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The second Feral adventure by New York Times best-selling author Cynthia Leitich Smith delivers danger, paranormal romance, and suspense.
The adopted daughter of two respectable human parents, Kayla is a werecat in the closet. All she knows is the human world. When she comes out to her boyfriend, tragedy ensues, and her determination to know and embrace her heritage grows. Help appears in the lithe form of sexy male werecat Yoshi, backed up by Aimee and Clyde, as the four set out to solve the mystery of a possessed antique carousel while fielding miscast magic, obsessive strangers, and mounting species intolerance.
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Campy humor is paired with themes of social justice in this fast-paced, clever second volume in the Feral series. ... [T]he dynamics among characters are fascinating and are well-served by the first-person narration alternating between Yoshi and Kayla. A neat, smart middle novel that clearly sets the stage for an epic showdown between those who champion the rights of shifters and those blind to their humanity. —Kirkus Reviews
This well-written, action-packed story perfectly blends serious topics such as self-worth, acceptance, and tolerance with witty dialogue and humorous banter in a modern yet supernatural world. The alternating narrative between male werecat Yoshi and Kayla allows for great depth of character while keeping the plot fresh, edgy, and thoroughly entertaining. Readers will eagerly look forward to the next entry in the trilogy and the ultimate confrontation between shifters and humans. A satisfying read for fans of paranormal and the occult. —School Library Journal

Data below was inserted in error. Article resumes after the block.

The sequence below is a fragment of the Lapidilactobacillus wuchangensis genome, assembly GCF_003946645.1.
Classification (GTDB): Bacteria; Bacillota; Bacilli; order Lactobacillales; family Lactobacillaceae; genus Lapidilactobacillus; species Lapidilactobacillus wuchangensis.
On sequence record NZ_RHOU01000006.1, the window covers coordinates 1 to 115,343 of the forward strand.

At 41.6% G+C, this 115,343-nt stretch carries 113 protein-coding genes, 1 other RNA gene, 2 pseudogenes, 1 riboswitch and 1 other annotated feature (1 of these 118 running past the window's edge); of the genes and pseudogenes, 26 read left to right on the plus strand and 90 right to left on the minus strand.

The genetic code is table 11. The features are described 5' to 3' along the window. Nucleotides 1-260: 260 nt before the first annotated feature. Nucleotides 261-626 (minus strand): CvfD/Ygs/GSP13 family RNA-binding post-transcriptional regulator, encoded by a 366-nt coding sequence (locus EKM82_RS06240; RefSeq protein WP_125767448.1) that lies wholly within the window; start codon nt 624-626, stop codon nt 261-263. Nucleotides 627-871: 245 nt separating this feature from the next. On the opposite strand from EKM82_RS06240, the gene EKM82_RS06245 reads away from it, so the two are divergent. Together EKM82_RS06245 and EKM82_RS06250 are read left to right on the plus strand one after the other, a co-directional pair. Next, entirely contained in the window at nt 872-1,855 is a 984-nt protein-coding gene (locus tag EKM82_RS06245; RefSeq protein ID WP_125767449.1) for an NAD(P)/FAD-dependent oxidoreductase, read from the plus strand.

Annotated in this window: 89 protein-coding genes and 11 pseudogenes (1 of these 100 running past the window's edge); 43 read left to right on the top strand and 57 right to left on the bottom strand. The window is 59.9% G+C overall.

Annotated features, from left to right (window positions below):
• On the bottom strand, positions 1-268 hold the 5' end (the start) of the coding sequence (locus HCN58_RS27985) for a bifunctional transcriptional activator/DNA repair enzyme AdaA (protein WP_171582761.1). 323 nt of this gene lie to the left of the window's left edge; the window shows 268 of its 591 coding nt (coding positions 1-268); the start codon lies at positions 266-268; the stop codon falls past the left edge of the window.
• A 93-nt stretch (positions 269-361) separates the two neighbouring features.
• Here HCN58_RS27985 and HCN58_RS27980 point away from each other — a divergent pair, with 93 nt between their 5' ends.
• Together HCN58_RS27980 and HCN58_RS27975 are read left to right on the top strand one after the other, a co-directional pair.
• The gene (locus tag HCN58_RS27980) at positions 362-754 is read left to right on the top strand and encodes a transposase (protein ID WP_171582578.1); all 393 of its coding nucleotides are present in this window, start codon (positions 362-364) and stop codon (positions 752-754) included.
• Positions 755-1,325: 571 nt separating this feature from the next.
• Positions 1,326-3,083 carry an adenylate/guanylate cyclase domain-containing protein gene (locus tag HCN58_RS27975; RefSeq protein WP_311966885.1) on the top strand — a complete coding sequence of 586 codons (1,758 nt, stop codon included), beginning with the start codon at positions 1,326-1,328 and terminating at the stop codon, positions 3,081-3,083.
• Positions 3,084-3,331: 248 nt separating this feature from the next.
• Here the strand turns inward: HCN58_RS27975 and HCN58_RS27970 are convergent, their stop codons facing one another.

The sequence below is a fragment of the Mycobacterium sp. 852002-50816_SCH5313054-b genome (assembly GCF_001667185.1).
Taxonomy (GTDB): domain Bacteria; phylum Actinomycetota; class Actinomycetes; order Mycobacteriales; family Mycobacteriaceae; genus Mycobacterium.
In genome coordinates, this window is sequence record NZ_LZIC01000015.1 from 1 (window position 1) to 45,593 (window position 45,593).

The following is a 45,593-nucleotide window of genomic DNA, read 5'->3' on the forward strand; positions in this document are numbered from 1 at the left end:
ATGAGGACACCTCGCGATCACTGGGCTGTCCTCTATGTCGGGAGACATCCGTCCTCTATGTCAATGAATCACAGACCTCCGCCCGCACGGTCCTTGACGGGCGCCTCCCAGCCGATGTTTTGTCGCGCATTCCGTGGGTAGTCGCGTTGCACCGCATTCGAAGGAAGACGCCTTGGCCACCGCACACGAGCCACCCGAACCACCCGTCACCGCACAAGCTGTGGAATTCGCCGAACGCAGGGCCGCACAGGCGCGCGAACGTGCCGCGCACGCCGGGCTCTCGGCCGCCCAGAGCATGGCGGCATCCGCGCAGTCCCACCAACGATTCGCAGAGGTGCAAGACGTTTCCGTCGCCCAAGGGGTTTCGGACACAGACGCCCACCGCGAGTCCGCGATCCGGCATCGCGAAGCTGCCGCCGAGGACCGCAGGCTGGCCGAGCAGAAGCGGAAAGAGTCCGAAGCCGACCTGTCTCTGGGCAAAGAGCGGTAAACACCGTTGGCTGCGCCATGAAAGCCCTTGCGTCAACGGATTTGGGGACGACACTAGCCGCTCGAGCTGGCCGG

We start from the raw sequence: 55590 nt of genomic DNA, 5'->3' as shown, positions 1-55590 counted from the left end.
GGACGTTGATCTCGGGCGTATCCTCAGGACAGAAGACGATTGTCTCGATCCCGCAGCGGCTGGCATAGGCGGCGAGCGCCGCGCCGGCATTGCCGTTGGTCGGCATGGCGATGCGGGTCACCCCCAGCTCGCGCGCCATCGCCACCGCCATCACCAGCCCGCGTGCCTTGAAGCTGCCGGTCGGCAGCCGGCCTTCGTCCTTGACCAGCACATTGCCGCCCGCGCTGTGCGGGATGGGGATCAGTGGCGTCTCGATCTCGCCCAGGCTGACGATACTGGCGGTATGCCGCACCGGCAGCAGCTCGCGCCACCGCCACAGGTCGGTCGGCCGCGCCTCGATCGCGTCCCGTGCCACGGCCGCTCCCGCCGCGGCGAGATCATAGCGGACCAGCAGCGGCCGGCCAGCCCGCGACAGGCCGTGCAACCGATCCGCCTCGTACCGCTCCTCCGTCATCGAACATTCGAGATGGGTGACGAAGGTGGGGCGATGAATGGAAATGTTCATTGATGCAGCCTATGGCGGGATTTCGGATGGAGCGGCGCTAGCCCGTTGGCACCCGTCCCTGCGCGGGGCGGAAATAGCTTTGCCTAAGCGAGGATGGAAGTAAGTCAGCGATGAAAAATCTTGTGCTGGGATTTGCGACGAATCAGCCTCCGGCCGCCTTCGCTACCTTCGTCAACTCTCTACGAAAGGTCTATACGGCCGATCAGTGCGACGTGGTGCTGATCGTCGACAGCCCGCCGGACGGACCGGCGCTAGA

This second entry in the Feral series (a spin-off of Smith’s Tantalize quartet) features as kooky a cast of supernatural characters as ever (including a juvenile yeti in addition to the various werepeople and the occasional human), but they’re all relatable in various ways and easy to root for. Debut character Kayla—level-headed, religious, but also quietly proud of her shifter nature—holds her own, nicely complementing Yoshi’s swagger, Wild Card shifter Clyde’s newfound confidence, and human Aimee’s resourcefulness. Witty banter peppered with pop-culture references keeps the tone light even as the stakes ramp up. —The Horn Book
An enjoyable glimpse into the world of were-animals and the intolerance that encompasses their existence. It is a fun ride. —VOYA
Smith's adept hand with her action is accented with her trademark wit. —Austin-American Statesman